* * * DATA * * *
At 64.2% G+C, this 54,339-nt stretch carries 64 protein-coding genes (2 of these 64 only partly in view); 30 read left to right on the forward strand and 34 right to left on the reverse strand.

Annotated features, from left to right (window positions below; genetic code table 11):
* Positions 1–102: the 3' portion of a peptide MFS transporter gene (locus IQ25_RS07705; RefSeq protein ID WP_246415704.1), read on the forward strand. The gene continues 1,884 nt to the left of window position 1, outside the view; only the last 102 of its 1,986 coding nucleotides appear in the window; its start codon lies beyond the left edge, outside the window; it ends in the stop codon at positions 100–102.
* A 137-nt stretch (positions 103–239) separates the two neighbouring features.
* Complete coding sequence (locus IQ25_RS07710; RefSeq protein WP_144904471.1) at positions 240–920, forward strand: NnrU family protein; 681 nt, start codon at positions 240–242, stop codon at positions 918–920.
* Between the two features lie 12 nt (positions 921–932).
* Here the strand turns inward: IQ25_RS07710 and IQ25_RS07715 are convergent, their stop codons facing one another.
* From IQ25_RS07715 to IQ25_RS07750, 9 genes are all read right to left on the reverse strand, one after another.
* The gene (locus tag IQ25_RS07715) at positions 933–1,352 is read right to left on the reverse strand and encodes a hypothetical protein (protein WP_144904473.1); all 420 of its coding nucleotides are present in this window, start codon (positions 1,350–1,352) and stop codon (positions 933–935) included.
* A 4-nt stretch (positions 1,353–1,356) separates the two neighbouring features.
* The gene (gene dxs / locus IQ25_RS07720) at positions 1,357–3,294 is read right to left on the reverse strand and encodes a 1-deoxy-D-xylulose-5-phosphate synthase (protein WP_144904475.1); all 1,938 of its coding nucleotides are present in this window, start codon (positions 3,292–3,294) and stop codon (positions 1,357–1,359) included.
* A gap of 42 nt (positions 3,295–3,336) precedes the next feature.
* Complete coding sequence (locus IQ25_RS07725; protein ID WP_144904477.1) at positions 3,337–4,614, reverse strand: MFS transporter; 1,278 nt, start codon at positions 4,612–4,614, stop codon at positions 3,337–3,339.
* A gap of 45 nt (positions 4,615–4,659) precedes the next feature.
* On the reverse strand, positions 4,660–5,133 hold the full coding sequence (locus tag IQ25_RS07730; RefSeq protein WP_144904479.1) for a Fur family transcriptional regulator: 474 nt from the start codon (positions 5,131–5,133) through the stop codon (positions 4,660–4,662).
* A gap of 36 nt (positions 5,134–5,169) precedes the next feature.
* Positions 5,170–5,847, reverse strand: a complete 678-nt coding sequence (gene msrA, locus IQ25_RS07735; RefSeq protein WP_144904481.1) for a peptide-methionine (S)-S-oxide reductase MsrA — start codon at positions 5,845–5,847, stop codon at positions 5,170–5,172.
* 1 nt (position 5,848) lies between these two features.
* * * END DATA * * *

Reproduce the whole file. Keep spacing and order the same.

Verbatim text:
At 64.2% G+C, this 54,339-nt stretch carries 64 protein-coding genes (2 of these 64 only partly in view); 30 read left to right on the forward strand and 34 right to left on the reverse strand.

Annotated features, from left to right (window positions below; genetic code table 11):
* Positions 1–102: the 3' portion of a peptide MFS transporter gene (locus IQ25_RS07705; RefSeq protein ID WP_246415704.1), read on the forward strand. The gene continues 1,884 nt to the left of window position 1, outside the view; only the last 102 of its 1,986 coding nucleotides appear in the window; its start codon lies beyond the left edge, outside the window; it ends in the stop codon at positions 100–102.
* A 137-nt stretch (positions 103–239) separates the two neighbouring features.
* Complete coding sequence (locus IQ25_RS07710; RefSeq protein WP_144904471.1) at positions 240–920, forward strand: NnrU family protein; 681 nt, start codon at positions 240–242, stop codon at positions 918–920.
* Between the two features lie 12 nt (positions 921–932).
* Here the strand turns inward: IQ25_RS07710 and IQ25_RS07715 are convergent, their stop codons facing one another.
* From IQ25_RS07715 to IQ25_RS07750, 9 genes are all read right to left on the reverse strand, one after another.
* The gene (locus tag IQ25_RS07715) at positions 933–1,352 is read right to left on the reverse strand and encodes a hypothetical protein (protein WP_144904473.1); all 420 of its coding nucleotides are present in this window, start codon (positions 1,350–1,352) and stop codon (positions 933–935) included.
* A 4-nt stretch (positions 1,353–1,356) separates the two neighbouring features.
* The gene (gene dxs / locus IQ25_RS07720) at positions 1,357–3,294 is read right to left on the reverse strand and encodes a 1-deoxy-D-xylulose-5-phosphate synthase (protein WP_144904475.1); all 1,938 of its coding nucleotides are present in this window, start codon (positions 3,292–3,294) and stop codon (positions 1,357–1,359) included.
* A gap of 42 nt (positions 3,295–3,336) precedes the next feature.
* Complete coding sequence (locus IQ25_RS07725; protein ID WP_144904477.1) at positions 3,337–4,614, reverse strand: MFS transporter; 1,278 nt, start codon at positions 4,612–4,614, stop codon at positions 3,337–3,339.
* A gap of 45 nt (positions 4,615–4,659) precedes the next feature.
* On the reverse strand, positions 4,660–5,133 hold the full coding sequence (locus tag IQ25_RS07730; RefSeq protein WP_144904479.1) for a Fur family transcriptional regulator: 474 nt from the start codon (positions 5,131–5,133) through the stop codon (positions 4,660–4,662).
* A gap of 36 nt (positions 5,134–5,169) precedes the next feature.
* Positions 5,170–5,847, reverse strand: a complete 678-nt coding sequence (gene msrA, locus IQ25_RS07735; RefSeq protein WP_144904481.1) for a peptide-methionine (S)-S-oxide reductase MsrA — start codon at positions 5,845–5,847, stop codon at positions 5,170–5,172.
* 1 nt (position 5,848) lies between these two features.